Royal Oaks residents split on coyote problem
Over the last month, Royal Oaks Country Club residents have been dealing with more than the rouge golf ball coming over their fences.
Some home owners have seen coyotes hunting on the golf course, there have even been reports that a 40-pound dog was taken from its own yard in the middle of the night from a group of coyotes roaming the course, but that pet owner could not be reached to confirm.
Susan Schmidt, whose backyard abuts the golf course, with no fence separating her yard and the green, said on a recent night she heard a loud whimpering sound she describes as similar to when a cat is hit by a car, coming from her yard that woke her around 5 a.m.
She and her husband went out to investigate. About 20 feet from her house they saw two coyotes facing each other, and standing over something, she said. They went back inside to get flashlights, when they came back the coyotes were farther away with what she thought may be a small dog. She said the coyotes noticed them and immediately ran off, taking whatever they had with them. They saw marks on the green that looked like something had been dragged off.
“The next morning we went to back to where they were near our yard and there were intestines, hair - definitely cat hair, gray and white,” said Schmidt. “I had a stray for two months, I saw him the night before and have not seen him since ... I was shocked they were so close to my back door.”
Residents think the prairie animals are digging under the brick wall that surrounds the course and accessing the gated community.
Debbie Shelton took her two dogs out in her backyard at night last September. She said her pets were acting normal until they got outside, she found her two dogs standing nose-to-nose with two coyotes, with only the gapped wrought-iron fence between them.
Shelton thinks there’s not much that can be done to prevent the coyotes from coming into the neighborhood.
Royal Oaks Residential Community Owners Association General Manager Alfreda Gould said that Houston is home to a lot of wildlife, but had no comment on the resident complaints.
Rusty Gilbert, another resident, is not in the passivist camp and thinks something should be done.
In an email to Gould, he said he doesn’t agree that the coyotes running loose in the neighborhood, and the potential dangers are just part of nature the residents should live with.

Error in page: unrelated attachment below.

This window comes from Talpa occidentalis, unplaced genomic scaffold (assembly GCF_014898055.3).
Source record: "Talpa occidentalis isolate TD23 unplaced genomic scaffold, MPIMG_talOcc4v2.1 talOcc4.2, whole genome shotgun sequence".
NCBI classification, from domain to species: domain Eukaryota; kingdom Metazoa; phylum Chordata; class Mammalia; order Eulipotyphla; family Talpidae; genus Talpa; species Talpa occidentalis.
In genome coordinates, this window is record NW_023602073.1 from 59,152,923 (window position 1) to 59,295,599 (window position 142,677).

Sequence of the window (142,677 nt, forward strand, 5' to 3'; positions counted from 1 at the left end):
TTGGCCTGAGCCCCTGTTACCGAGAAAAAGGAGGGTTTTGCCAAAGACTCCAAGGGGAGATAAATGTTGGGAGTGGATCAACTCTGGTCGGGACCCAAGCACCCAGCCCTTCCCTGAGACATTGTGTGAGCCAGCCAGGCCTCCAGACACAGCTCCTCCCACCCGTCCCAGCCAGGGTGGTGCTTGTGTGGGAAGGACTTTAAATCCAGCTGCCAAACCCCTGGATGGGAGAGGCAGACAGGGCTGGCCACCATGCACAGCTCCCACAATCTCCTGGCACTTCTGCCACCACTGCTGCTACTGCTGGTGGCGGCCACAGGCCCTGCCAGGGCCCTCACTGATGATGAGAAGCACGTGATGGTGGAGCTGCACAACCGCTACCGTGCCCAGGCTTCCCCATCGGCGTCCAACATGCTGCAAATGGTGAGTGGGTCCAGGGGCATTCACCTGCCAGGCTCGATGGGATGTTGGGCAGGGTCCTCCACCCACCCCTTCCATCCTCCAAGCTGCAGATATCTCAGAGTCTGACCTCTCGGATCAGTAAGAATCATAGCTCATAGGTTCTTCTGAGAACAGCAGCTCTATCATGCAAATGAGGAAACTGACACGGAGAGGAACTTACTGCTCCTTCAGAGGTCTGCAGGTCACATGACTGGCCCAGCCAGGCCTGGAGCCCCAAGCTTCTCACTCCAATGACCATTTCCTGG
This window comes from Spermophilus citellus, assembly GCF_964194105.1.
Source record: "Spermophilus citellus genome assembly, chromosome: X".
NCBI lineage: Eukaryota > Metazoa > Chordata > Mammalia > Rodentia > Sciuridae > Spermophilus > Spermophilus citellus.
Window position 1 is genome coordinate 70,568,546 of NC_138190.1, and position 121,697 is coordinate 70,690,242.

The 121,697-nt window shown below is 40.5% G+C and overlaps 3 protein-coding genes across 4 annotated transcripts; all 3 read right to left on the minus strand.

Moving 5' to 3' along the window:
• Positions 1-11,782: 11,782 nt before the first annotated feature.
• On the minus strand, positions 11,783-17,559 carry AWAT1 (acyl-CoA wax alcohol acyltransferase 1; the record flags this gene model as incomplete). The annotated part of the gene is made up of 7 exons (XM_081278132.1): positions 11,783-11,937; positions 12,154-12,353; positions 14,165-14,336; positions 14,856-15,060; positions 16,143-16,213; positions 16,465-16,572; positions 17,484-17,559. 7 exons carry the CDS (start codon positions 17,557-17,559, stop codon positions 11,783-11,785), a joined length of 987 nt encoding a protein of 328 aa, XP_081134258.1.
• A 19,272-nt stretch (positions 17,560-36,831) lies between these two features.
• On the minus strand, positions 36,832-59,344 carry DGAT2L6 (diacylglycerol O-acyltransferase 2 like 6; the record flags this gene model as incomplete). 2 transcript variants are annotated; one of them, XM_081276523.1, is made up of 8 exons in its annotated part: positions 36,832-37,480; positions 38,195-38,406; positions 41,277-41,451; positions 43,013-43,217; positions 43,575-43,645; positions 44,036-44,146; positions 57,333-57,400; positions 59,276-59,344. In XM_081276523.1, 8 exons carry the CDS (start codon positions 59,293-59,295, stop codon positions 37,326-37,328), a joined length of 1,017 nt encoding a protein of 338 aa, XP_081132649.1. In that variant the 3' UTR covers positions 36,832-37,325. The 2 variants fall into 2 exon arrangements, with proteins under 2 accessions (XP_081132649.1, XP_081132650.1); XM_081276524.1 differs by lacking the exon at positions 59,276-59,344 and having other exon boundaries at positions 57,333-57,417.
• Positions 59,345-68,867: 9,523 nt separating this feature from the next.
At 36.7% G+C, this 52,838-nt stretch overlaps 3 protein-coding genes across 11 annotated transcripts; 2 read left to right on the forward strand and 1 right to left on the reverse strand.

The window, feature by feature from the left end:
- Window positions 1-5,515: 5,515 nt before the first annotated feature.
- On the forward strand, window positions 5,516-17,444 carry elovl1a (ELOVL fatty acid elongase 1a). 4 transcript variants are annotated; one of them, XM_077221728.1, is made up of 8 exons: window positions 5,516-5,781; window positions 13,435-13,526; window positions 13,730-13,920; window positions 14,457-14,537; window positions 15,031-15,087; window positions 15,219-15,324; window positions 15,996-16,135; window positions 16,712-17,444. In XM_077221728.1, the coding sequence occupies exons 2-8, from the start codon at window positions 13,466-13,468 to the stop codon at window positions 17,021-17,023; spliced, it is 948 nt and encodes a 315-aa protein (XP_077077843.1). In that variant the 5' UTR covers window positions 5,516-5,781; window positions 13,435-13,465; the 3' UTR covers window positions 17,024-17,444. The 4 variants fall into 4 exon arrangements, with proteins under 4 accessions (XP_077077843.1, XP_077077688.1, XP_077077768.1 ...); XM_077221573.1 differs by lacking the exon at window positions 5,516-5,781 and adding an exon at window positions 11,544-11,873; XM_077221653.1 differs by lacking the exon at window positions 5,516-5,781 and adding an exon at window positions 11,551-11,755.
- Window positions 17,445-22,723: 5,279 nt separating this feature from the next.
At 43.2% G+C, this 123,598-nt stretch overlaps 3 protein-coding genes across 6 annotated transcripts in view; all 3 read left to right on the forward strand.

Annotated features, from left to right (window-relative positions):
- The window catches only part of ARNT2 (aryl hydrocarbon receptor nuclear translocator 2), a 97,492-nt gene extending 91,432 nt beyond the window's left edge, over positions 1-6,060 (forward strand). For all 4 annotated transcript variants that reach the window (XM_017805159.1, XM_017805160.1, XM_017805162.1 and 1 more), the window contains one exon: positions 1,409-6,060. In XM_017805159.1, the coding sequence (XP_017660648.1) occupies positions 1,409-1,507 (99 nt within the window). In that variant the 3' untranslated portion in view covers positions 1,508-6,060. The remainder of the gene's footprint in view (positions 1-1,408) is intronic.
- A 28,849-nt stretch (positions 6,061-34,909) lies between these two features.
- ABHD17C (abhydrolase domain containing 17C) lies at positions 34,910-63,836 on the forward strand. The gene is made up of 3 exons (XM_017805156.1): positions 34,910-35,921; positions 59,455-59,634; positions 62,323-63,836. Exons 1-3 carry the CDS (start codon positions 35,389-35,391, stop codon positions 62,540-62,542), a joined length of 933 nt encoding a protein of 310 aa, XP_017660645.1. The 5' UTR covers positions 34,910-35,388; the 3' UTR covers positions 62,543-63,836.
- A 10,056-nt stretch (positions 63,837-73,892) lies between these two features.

“They’re coming into populated areas and a lot of them are not scared of humans,” he said. “They’re roaming around on the golf course at 10:30 a.m.”
He’s afraid that they will continue to abscond with pets and that traps should be set, or the animals should be shot with tranquilizer guns by a professional and then removed from the area.
Schmidt agrees that similar measures should be taken. She said the golf course used to have an abundance of small creatures, like rabbits and squirrels, but now all the small animals are gone.
An official from BARC, the city’s animal control agency said they’ve only received one call about a coyote jumping a fence, not far from Royal Oaks but not an official part of the subdivision.
But BARC may not get calls from residents at Royal Oaks even if coyotes are there.
In a neighborhood online forum there were several posts made in early November by members who urged people not to call the media about the situation for fear of damaging the reputation of the high-dollar neighborhood. Instead, they suggest using personal contacts at the Texas Parks & Wildlife Department to handle the problem.
Some have agreed with the concern over the reputation, while others have responded in the thread that they are more concerned with the safety of their streets and backyards.
Others have mentioned previous emails from the HOA that explain what rights the homeowner’s association has when it comes to dealing with the problem, and that they are not allowed to trap or remove animals from the neighborhood.
Gilbert thinks the HOA should at least cover or repair entry points in the fence.
Jarrad Mears, division manager at BARC said that because coyotes are considered wild animals, authorities don’t make any animal control efforts. The only remedy for concerned citizens is hiring a private trapper. But even that is only a temporary solution.
Texas Parks & Wildlife could not confirm if there have been any complaints about coyotes in the Royal Oaks Country Club, but their website states that coyotes eat a wide variety of plant and animal life, are primarily nocturnal and very opportunistic when it comes to surviving in a rapidly changing environment, but do not typically attack humans.
One poster said they have seen a pack of coyotes with as many as 12 roaming a drainage ditch behind a nearby gas station.
“My dogs aren’t in danger because I’m out with them,” she said. “There’s no way to get rid of the coyotes. You get rid of three, and next year there will be five more. It wouldn’t do any good (to try to remove them from the course),” said Shelton.